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For immediate release: Feb. 19, 2008
For further information contact: Winnie Comfort or Tammy Kendig

New Jersey Judiciary Hosts Black History Month Program

In celebration of Black History Month, the New Jersey Judiciary will present a 75-minute lunchtime program focusing on the Underground Railroad. Chief Justice Stuart Rabner will deliver opening remarks.

The event will be held on Friday, Feb. 22 at 12:30 p.m. in the 4th floor conference center at the Richard J. Hughes Justice Complex, 25 Market Street, Trenton. The public is invited to attend this free event.

Judge Philip S. Carchman, acting administrative director of the courts, said, "This year's program will be both informative and entertaining. We hope everyone will take advantage of this opportunity to learn more about some of the events and people who have played a critical role in our nation's history."

In a presentation entitled, New Jersey and the Underground Railroad, historian Giles R. Wright of the New Jersey Historical Commission will discuss the overall scope and significance of the Underground Railroad, the secret network of people and places used to assist runaway slaves from the South to find freedom in the northern states and Canada. Mr. Wright will present a slide show and lecture about routes, sites, and persons associated with the Underground Railroad's operation in New Jersey. In addition, the presentation will explore and correct various myths and misrepresentations that have been associated with this fascinating part of our nation's history. A question-and-answer session will follow his talk.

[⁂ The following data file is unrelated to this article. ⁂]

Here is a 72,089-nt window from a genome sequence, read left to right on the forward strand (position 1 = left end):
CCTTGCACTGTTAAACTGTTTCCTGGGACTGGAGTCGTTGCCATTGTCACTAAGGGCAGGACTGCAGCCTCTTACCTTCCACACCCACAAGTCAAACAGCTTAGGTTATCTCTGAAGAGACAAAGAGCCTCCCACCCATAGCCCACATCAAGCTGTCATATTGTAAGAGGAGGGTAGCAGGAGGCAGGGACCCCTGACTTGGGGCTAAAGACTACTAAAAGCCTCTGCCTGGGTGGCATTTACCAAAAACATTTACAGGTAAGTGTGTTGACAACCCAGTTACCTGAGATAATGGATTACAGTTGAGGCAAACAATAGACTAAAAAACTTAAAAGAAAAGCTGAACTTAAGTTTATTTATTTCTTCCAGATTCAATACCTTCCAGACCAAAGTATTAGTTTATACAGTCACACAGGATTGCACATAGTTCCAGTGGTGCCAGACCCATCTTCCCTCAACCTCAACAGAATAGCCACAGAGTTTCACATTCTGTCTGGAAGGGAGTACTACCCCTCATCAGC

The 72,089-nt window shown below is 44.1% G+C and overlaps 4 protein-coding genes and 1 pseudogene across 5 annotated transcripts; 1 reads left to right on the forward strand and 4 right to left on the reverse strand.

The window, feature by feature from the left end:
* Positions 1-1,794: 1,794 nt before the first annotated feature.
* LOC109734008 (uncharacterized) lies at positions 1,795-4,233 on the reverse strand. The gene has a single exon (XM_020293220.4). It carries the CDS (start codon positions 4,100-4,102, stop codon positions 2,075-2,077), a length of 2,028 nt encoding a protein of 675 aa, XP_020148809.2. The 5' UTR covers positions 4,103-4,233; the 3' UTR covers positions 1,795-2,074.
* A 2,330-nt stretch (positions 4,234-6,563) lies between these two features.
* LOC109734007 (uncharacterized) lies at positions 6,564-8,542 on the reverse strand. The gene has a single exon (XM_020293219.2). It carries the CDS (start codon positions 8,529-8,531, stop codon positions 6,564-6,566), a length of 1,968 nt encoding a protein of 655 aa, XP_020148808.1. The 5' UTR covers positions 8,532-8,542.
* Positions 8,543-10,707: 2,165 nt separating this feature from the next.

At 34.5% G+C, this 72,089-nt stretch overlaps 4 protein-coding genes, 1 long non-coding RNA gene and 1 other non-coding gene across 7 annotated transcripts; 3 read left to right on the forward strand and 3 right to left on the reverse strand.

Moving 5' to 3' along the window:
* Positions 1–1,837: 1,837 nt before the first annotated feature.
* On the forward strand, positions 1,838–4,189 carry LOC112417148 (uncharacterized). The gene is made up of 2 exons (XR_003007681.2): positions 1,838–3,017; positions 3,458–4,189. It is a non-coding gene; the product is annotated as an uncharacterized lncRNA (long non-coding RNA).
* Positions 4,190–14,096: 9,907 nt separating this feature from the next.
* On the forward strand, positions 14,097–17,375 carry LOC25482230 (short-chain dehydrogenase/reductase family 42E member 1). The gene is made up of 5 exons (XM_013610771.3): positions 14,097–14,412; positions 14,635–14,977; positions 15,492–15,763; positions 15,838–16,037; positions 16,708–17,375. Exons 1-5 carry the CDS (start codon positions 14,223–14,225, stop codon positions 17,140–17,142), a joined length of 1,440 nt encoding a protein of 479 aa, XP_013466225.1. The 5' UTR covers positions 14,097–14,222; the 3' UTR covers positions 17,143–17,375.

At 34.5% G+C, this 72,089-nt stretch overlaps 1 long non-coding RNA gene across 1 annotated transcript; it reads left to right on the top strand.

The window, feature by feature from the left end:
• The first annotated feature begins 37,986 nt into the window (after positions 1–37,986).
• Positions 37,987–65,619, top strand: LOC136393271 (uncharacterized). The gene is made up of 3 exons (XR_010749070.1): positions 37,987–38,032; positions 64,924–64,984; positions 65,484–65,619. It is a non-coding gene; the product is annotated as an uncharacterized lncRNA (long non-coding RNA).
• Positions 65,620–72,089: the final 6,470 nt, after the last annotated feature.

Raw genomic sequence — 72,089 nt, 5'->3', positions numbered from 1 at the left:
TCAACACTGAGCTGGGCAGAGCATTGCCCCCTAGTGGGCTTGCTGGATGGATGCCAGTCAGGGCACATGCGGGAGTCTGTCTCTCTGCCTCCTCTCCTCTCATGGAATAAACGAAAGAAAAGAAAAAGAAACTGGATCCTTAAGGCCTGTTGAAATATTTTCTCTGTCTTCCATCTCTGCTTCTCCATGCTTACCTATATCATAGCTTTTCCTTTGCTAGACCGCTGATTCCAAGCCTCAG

The Black History Month celebration also will feature a presentation by the African American Museum in Philadelphia. Representatives from the museum will re-enact, through period dress and dialogue, historical figures Frederick Douglass and Harriett Tubman. Founded in 1976, the African American Museum is committed to telling the story of African Americans through the preservation, interpretation and exhibition of African American heritage.

Lois Wamaitha will perform an African spiritual in Swahili. Lois, who hails from Kenya, is a former Judiciay employee now attending Rutgers Law School-Camden.

This program is offered through the New Jersey Council for the Humanities, a state partner of the National Endowment for the Humanities, and the African American Museum.

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